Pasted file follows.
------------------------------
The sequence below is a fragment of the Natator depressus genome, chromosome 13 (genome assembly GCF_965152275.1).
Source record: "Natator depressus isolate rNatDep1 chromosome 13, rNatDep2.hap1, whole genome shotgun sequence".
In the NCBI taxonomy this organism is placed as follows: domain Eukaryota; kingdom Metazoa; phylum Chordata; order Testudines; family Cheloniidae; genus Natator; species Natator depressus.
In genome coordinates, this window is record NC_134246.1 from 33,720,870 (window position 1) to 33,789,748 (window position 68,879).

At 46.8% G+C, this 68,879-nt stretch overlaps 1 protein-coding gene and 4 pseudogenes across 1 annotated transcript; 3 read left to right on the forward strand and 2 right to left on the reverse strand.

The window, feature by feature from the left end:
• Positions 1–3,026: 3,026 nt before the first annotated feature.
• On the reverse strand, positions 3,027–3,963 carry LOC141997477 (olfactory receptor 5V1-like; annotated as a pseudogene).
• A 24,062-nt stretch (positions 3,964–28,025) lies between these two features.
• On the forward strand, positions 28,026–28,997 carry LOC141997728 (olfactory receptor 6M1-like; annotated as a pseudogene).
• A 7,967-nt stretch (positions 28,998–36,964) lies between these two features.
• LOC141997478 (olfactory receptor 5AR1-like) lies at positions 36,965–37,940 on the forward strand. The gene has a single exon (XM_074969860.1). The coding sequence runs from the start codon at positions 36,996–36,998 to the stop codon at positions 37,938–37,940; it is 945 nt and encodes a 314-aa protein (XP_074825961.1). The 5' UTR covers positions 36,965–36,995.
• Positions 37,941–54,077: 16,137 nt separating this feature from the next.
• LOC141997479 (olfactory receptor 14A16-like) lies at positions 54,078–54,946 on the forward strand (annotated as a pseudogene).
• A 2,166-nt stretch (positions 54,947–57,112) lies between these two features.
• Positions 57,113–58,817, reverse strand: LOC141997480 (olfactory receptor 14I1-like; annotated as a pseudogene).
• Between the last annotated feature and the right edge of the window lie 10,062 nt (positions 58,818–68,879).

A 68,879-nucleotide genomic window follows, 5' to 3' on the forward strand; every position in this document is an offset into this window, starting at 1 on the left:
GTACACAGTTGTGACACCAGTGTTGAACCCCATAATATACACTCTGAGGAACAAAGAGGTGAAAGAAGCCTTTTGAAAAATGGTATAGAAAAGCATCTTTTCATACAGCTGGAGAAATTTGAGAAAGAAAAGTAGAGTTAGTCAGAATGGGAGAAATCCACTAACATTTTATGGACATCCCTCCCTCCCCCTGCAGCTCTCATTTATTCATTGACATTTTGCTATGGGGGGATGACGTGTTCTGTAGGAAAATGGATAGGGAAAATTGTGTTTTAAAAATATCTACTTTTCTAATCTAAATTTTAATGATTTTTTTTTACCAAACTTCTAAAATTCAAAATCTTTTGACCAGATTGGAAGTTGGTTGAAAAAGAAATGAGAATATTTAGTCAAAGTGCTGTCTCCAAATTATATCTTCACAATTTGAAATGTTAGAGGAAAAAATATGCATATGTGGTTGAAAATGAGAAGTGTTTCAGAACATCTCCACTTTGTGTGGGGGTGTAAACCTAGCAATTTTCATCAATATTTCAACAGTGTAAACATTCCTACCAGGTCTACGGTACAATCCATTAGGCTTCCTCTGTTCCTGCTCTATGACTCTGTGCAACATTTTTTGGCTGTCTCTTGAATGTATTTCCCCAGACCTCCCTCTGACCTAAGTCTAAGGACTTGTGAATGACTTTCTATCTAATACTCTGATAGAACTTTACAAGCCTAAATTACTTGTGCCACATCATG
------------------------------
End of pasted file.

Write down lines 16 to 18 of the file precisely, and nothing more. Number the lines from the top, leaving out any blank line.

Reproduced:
• Positions 57,113–58,817, reverse strand: LOC141997480 (olfactory receptor 14I1-like; annotated as a pseudogene).
• Between the last annotated feature and the right edge of the window lie 10,062 nt (positions 58,818–68,879).

A 68,879-nucleotide genomic window follows, 5' to 3' on the forward strand; every position in this document is an offset into this window, starting at 1 on the left: